Monday, April 24, 2006

Linguistic revolution

I have just left a seminar from a Literary theory class in which we were discussing Ngugi wa Thiong'o's Moving the Centre: The Struggle for Cultural Freedoms. We got into quite a debate over two points, firstly, and quite predictably, the idea that all European literature is inherently racist, and secondly, the validity of the author's call for African writers to write in indigenous African languages. The first caused some understandable tension, not least because it is an entirely white class of mainly literary scholars. The general debate, again predictably, focused on authorial intention, though there was a brief digression in the direction of semiotics, which I felt was the most useful point. I am convinced that what Ngugi meant was that the trace of a language that identifies "black" with darkness, evil and the negative and "white" with light, good and the positive, etc. Is what makes all cultural production both in English, and at this time, inherently racist. That that racism rests partly with an audience that is intensely race aware is, however, largely ignored. That "black" and "white" are identified as races, rather that that colours which could, technically (though perhaps not practically) be dissociated from race, are symbolically identified with good and evil, is the reason for the difficulty of this trace.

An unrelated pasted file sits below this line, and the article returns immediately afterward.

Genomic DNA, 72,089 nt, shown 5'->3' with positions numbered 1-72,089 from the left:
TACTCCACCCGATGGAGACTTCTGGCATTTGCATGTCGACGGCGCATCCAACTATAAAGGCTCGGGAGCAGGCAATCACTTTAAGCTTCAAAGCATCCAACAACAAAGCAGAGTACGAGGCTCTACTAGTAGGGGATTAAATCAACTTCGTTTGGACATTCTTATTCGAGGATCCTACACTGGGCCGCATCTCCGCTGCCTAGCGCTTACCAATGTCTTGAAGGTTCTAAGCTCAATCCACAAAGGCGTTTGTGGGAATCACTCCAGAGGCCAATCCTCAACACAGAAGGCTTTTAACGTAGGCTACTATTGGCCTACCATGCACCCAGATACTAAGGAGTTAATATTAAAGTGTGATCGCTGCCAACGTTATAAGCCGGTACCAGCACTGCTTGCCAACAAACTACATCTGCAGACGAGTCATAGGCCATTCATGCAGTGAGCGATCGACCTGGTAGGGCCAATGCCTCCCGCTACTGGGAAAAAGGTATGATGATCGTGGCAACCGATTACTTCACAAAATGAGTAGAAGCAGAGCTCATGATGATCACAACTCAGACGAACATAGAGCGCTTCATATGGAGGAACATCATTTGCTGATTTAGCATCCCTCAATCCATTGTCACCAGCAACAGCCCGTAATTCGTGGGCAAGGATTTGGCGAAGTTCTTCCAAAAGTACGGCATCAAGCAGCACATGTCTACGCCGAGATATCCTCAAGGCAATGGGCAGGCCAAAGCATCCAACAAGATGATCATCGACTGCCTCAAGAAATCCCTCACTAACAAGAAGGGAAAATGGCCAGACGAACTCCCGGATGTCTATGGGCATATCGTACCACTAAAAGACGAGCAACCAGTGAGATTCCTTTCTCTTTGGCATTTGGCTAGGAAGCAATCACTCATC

The idea that African writers should write in native African languages, therefore, is linked to the idea of the tyranny of the trace, as discussed above. Ngugi suggests that African writers should be enriching their own languages through producing work in them, and also implies, though he doesn't state this explicitly, that their use of colonial languages buys into the subordinating, complicating trace of these languages. While the discussion we had suggested that subordination centers around economic imperatives, a point that I agree with, I would suggest that the subordinating influence of the trace is more relevant.
I still disagree with the original point that African authors should be writing in indigenous African languages because this is nothing more than a call to obscurity. In an ideal world, sure, but in the present time, English really does seem to be it. How can one engage a hegemony without working in its own language.
An besides, this delegitimates the work African writers and scholars (myself included) who consider English, or French, or Arabic, our home languages.
It all comes back to my frequently reiterated point about covert resistance. If the challenge is too great, the point is lost!

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